Additionally, dynamic batching (framework optimization currently supported only by TensorFlow-Neuron) can be used to process a larger client-side inference batch-size and the framework automatically breaks up the user-batch into smaller batch sizes to match the compiled batch-size. This technique increases the achievable throughput by hiding the framework-to-neuron overhead, and amortizing it over a larger batch size. To use dynamic batching, set the argument --dynamic_batch_size=True during compilation and send larger inference batch size (user inference batch size) that is equal to a multiple of the compiled batch size.

Both of methods can be applied together if that shows improvement in performance. However, multi-threading is always needed as a first step to achieve high throughput. You may need to experiment in order to find the right optimization settings for your application.

By default, the framework sets the number of outstanding inference requests to the total number of NeuronCores plus three. This can be changed by setting the NEURON_MAX_NUM_INFERS environment variable. For example, if the compiled model includes some CPU partitions (as when Neuron compiler decided some operations are more efficient to execute on CPU), the number of threads should be increased to account for the additional compute performed on the CPU. Note that the available instance host memory size should be taken into consideration to avoid out-of-memory errors. As above, you need to experiment in order to find the right optimization settings for your application.


By default the framework allocates NeuronCore Group size to match the size of the compiled model. The size of the model is the number of NeuronCores limit passed to compiler during compilation (--neuroncore-pipeline-cores option). For more information see Using NeuronCore Group with TensorFlow Serving.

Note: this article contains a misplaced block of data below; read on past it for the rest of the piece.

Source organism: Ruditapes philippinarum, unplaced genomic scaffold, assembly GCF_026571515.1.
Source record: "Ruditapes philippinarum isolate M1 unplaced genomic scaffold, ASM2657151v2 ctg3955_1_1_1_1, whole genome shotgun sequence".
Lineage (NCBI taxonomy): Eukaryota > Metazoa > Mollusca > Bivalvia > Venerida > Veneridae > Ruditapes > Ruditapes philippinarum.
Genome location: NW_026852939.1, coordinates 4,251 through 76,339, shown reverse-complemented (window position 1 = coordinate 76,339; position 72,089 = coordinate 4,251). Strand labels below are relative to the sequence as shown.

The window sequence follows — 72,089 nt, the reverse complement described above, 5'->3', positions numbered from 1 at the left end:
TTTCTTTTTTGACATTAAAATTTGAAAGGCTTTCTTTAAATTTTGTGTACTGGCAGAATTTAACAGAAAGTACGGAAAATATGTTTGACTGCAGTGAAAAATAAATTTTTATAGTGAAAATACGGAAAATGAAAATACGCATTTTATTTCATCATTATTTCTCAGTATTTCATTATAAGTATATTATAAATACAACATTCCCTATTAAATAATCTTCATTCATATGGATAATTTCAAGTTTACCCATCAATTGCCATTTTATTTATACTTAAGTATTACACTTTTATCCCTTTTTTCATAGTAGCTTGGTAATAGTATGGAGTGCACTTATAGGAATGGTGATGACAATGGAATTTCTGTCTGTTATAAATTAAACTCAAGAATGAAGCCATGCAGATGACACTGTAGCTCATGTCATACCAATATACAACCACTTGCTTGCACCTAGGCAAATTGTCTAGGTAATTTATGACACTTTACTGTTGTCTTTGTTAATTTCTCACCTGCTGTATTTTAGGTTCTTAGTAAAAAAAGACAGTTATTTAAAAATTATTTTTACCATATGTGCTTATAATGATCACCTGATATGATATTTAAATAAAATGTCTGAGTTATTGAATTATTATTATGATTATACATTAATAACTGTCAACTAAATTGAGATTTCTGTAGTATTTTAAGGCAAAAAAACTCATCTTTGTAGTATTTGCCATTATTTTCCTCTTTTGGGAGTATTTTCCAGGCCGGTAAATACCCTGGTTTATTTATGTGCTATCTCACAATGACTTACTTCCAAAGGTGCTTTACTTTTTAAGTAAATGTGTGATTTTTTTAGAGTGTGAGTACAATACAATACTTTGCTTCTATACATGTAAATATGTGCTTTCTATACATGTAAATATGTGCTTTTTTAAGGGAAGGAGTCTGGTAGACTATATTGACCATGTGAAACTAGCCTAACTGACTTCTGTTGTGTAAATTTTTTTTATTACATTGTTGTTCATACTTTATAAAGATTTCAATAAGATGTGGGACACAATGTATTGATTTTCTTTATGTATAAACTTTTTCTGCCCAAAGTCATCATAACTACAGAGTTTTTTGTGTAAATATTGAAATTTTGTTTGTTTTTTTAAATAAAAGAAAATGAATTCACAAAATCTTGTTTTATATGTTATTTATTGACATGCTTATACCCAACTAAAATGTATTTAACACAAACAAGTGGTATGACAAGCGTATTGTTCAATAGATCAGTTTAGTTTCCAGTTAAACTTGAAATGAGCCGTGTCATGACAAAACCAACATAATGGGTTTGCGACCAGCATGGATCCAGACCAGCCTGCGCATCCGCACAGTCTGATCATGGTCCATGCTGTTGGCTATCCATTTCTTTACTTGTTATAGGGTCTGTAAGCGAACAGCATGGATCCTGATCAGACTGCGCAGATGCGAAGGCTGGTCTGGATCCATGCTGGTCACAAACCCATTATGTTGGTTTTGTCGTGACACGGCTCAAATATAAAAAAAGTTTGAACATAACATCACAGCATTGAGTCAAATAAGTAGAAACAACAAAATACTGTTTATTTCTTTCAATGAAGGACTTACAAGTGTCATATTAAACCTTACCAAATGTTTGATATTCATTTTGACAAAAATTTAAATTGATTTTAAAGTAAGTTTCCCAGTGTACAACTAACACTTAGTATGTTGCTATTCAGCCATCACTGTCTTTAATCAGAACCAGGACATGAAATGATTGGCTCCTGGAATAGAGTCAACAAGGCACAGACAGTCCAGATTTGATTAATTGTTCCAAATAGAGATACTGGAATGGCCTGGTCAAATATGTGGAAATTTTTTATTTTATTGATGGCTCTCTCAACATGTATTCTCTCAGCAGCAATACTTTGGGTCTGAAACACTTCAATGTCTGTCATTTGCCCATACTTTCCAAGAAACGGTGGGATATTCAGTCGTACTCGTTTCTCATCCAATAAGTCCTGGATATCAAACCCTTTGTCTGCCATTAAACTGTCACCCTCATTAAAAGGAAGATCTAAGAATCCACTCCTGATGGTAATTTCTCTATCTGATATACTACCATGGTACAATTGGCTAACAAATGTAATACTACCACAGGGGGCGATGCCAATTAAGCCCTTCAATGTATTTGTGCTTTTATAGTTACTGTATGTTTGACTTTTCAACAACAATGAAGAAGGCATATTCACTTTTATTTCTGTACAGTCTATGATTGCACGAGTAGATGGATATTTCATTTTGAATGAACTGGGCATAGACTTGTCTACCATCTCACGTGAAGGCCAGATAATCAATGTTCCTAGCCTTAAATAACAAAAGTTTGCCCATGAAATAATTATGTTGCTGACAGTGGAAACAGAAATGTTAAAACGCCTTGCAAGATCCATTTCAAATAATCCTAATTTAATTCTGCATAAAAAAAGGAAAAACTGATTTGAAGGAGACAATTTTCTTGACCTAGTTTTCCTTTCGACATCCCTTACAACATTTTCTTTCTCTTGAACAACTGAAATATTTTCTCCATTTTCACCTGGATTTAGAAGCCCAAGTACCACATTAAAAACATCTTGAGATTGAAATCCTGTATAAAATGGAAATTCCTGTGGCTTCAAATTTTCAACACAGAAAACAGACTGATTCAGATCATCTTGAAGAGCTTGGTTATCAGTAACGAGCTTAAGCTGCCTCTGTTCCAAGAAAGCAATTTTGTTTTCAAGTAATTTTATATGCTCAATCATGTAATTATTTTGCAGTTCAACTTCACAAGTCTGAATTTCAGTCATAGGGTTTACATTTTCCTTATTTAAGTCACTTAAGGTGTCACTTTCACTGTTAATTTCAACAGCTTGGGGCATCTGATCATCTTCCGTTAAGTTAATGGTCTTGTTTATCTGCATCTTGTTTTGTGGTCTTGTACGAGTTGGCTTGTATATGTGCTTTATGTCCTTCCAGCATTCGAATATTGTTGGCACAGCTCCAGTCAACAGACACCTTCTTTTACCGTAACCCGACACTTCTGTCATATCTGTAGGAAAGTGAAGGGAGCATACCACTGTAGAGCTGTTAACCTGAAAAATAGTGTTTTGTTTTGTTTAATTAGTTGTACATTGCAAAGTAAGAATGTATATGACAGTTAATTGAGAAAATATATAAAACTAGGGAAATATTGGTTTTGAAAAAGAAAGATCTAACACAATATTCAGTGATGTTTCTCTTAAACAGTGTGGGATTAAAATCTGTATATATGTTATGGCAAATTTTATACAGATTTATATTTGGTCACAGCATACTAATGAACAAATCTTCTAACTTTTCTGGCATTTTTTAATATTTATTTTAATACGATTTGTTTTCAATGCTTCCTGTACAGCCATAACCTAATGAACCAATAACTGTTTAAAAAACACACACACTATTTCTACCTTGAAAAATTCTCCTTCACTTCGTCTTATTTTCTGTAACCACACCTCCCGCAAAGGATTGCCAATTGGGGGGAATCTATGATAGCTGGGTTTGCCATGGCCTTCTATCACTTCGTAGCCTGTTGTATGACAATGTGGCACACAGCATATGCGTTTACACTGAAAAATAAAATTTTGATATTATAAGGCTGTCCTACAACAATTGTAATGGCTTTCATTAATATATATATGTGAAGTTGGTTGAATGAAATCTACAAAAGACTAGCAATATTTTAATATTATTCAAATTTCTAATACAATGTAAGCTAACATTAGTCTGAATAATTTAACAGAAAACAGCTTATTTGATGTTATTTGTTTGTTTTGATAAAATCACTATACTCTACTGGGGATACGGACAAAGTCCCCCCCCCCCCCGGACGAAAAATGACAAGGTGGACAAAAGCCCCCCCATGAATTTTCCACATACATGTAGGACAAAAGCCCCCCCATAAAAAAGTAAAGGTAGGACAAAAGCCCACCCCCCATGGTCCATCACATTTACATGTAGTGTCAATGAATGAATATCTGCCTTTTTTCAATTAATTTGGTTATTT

Other considerations

Mixed Precision

Reduced precision data-types are typically used to improve performance. In the example below, we convert all operations to float16. Neuron also supports conversion to a mixed-precision graph, wherein only the weights and the data inputs to matrix multiplies and convolutions are converted to bfloat16, while the rest of the intermediate results are kept at float32.

By default the Neuron compiler automatically converts (also referred to as auto-cast) from float32 model to bfloat16 for execution on Inferentia. The automatic conversion preserves the float32 input and output tensors. This feature, in most cases, produces similar accuracy to float32 and does not require you to downcast or retrain models.

There are several –fp32-cast modes. To selectively cast only inputs to MatMul and Conv operators, use option

--fp32-cast=matmult. This option may be required in certain

networks such as BERT where additional accuracy is desired.

The casts modes provide trade off between dynamic range (matmult-bf16) and accuracy (matmult-fp16). The accuracy generally increases and

performance decreases in order

of all (the default), matmult-bf16, matmult (due to more accurate transpose), matmult-fp16.

The Neuron compiler preserves the input and output tensor types. For large tensors the float32 inputs/outputs being transferred to/from Inferentia may add some execution overhead. Therefore using a pre-trained float16 model is suggested for fastest performance. If not available, it is also possible to use a pre-casting script to convert float32 model to be used as float16.

Operator support

The Neuron Compiler maintains an evolving list of supported operators for each framework: Neuron Supported operators

AWS Neuron handles unsupported operators by partitioning the graph into subgraph, and executing them on different targets (e.g. NeuronCore partition, CPU partition). If the entire model can run on Inferentia (i.e. all operators are supported), then the model will be compiled into a single subgraph which will be executed by a NeuronCore Group.


You can examine the post-compiled model to view the compilation results using the Neuron plugin for TensorBoard. See Visualize graphs executed on Neuron.

ResNet-50 optimization example

For an example demonstrating the concepts described here, see Tenorflow ResNet 50 Optimization Tutorial